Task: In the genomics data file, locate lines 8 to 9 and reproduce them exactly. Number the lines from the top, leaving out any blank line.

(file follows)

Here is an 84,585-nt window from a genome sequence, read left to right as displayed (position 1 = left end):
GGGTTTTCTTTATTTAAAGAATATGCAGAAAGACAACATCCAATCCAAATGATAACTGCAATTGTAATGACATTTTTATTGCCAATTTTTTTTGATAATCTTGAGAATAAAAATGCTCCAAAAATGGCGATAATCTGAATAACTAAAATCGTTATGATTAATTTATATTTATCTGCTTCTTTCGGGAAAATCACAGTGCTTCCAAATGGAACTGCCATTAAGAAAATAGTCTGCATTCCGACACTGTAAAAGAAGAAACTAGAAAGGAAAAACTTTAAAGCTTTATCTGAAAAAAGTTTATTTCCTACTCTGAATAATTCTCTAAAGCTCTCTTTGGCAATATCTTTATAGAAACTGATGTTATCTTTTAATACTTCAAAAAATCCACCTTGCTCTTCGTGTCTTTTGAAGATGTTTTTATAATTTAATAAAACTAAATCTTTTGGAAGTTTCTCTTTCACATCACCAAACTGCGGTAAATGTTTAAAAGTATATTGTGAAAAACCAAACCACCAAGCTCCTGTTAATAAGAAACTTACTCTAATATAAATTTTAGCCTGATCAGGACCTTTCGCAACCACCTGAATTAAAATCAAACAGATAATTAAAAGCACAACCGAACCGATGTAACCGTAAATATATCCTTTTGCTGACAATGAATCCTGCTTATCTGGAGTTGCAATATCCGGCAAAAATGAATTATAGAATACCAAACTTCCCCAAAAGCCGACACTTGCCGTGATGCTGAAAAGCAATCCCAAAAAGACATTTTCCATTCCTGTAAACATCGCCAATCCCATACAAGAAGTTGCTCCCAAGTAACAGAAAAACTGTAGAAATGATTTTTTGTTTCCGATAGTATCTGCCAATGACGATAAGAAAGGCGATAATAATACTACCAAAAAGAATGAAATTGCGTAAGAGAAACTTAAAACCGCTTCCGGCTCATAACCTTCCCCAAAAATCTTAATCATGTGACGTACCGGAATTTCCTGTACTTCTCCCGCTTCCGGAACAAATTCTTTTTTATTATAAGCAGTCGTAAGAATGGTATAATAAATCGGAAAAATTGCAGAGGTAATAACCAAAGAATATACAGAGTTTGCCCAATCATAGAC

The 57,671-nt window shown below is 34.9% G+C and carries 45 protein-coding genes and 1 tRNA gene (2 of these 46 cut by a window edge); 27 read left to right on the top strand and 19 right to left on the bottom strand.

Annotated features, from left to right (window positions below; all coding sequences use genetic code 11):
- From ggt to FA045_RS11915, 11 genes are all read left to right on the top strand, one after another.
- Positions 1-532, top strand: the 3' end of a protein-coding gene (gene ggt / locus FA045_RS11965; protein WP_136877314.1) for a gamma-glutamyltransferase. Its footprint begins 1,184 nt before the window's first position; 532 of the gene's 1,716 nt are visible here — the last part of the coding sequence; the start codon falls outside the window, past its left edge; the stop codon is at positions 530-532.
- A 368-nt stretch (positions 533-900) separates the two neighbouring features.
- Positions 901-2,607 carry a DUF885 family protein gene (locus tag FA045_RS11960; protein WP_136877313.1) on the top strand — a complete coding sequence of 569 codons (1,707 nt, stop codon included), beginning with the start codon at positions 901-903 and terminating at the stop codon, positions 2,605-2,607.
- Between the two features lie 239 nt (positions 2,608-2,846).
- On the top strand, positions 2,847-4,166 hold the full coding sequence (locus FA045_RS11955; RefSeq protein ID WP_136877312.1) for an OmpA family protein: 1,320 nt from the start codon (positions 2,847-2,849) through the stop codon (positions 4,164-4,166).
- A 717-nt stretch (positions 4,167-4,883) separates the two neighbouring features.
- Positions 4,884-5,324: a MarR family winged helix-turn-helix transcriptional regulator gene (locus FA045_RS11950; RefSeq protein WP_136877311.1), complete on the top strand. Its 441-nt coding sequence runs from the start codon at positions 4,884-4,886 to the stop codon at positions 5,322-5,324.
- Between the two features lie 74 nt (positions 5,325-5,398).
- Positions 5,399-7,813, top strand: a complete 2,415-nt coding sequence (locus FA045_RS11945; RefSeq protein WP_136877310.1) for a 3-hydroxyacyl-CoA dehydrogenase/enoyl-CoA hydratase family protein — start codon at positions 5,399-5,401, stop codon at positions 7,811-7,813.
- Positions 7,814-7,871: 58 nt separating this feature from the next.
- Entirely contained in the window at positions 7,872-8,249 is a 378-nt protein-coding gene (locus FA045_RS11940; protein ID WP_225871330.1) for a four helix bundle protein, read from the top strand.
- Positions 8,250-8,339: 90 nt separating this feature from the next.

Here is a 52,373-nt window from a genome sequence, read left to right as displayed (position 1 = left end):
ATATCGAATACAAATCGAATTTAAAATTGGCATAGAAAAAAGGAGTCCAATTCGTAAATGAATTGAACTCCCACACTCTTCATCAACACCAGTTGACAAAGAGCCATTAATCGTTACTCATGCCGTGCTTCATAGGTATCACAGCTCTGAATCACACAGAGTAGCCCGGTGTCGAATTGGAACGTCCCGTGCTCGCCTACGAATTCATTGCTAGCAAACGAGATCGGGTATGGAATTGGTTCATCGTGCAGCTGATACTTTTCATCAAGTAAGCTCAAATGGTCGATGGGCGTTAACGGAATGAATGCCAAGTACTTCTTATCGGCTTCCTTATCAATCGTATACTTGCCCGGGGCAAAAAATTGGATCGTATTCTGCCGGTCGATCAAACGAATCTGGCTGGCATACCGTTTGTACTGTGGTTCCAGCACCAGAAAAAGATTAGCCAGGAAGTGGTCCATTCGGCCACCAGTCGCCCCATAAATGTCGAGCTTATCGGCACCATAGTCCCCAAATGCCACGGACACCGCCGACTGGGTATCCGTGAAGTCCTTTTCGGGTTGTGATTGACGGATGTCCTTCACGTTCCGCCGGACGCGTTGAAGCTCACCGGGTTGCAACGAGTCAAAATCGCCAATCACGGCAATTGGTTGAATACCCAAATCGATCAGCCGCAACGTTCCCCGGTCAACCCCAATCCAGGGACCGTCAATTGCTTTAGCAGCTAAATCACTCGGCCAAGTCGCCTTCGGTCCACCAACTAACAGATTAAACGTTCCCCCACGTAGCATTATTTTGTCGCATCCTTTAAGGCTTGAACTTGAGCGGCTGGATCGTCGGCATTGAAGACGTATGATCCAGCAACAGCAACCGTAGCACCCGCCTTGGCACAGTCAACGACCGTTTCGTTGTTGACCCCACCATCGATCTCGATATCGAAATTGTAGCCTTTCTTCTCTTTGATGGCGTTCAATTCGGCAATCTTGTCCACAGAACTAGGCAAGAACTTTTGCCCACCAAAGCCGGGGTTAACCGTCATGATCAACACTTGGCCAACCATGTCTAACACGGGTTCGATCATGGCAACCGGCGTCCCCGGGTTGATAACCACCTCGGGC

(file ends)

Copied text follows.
- Positions 901-2,607 carry a DUF885 family protein gene (locus tag FA045_RS11960; protein WP_136877313.1) on the top strand — a complete coding sequence of 569 codons (1,707 nt, stop codon included), beginning with the start codon at positions 901-903 and terminating at the stop codon, positions 2,605-2,607.
- Between the two features lie 239 nt (positions 2,608-2,846).